How to Talk to Your Kids About Sexual Assault & Consent
Beyond the standard “birds and the bees” talk, it’s important for parents to recognize the dangers of sexual assault and teach kids to respond appropriately in uncomfortable situations.
With the rise of the #metoo movement, consent has also come to the forefront of conversations around sex. Making sure your teenagers understand what it means and how it’s conveyed is extremely important.
Karen Farst, child abuse pediatrician at Arkansas Children’s Hospital and an associate professor of Pediatrics in the University of Arkansas for Medical Sciences College of Medicine, offered her insight on how to address these important topics and what parents should be aware of.
♦ It can be normal for kids to touch their private parts to stimulate or self soothe, but it should be done in private and should not involve force or coercion with others.
♦ Teach children that parts of the body that are covered by bathing suit are “private.”
♦ It’s not enough to teach “stranger danger.” Sexual abuse offenders are known to the child/family in more than 80 percent of cases.
♦ Have plain, open conversations about body safety and teach that it’s never OK for someone to ask a kid to keep a secret that is hurting them or someone else.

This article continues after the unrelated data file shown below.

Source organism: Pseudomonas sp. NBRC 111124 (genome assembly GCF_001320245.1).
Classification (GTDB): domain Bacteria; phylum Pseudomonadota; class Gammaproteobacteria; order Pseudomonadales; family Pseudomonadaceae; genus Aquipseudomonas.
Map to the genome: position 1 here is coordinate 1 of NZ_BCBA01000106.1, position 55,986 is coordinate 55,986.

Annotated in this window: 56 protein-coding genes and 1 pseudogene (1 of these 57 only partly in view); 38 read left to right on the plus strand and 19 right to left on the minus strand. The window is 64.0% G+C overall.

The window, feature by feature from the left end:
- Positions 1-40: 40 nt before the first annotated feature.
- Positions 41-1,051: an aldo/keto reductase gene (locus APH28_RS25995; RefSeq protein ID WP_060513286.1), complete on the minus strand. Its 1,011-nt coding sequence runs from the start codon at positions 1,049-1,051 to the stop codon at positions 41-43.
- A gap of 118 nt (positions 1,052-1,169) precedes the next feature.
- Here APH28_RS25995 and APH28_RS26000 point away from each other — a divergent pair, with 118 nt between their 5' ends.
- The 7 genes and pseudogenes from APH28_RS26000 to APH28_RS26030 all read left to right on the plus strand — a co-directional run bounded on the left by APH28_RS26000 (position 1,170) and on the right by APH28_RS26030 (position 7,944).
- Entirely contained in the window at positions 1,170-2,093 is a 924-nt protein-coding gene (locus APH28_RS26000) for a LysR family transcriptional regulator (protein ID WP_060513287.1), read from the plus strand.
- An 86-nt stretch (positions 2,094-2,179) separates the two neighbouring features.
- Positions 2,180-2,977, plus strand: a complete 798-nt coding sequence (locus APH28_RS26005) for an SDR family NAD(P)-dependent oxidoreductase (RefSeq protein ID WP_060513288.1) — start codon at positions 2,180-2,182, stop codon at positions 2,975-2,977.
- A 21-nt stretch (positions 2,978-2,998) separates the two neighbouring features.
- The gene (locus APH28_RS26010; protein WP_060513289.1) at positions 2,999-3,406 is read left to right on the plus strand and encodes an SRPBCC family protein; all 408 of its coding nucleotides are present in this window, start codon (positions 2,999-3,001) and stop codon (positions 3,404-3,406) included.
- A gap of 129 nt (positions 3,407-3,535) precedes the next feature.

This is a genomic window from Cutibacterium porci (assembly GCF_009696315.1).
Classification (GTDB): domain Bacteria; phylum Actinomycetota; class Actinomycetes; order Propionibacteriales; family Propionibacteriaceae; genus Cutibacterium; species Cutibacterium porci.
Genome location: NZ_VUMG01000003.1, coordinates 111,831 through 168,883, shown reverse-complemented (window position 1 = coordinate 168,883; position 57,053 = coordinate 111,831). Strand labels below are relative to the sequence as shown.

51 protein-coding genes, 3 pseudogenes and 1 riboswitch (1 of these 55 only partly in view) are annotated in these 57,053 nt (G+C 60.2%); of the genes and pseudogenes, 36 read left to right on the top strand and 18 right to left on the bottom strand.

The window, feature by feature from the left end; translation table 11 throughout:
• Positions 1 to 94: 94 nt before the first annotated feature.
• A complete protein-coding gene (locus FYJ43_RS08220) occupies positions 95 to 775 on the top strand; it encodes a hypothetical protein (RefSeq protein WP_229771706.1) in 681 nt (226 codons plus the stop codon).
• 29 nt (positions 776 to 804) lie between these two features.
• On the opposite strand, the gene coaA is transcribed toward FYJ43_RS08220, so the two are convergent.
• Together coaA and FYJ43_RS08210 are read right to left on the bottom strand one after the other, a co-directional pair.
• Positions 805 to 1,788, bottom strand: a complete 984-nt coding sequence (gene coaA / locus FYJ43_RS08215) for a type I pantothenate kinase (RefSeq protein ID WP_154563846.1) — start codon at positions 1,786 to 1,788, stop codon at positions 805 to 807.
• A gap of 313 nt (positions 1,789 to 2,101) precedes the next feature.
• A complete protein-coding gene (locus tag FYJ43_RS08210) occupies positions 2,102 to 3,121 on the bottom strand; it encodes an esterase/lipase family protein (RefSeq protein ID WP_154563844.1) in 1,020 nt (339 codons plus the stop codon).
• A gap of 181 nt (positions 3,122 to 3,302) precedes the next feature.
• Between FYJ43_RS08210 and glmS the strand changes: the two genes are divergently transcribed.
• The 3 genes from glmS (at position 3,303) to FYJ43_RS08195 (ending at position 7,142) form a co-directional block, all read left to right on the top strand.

♦ Point out examples of kindness and respect in relationships from media as well as examples of unkind and bullying behavior.
♦ Role play with your child how to say “no” when someone is asking them to do something that feels wrong.
♦ Know what your child is doing online and with their phone apps. Emphasize to never agree to meet someone that they have met online and do not already know personally.
♦ Pay attention to whether an adult in your child’s life is singling them out for attention or meeting with them alone.
♦ Two out of five teenagers will be diagnosed with a sexually transmitted infection during teen years.
♦ Encourage teens to “expect respect” in relationships and emphasize that someone who tries to coerce or bully them into having sex does not truly love them.
♦ Teach that consent means both people agree to what is happening; not hearing “no” does not imply consent and people who are intoxicated/passed out cannot consent.
♦ Teens will often delay disclosure of sexual assault due to shame, fear of not being believed and fear of being blamed for the assault.
There are approximately
registered sex offenders in Arkansas.1
of all victims of sexual assault are under 18.2
of all sexual assaults are committed by someone the victim knows.2
Sources: 1Arkansas Crime Information Center, 2018; 2Arkansas Coalition Against Sexual Assault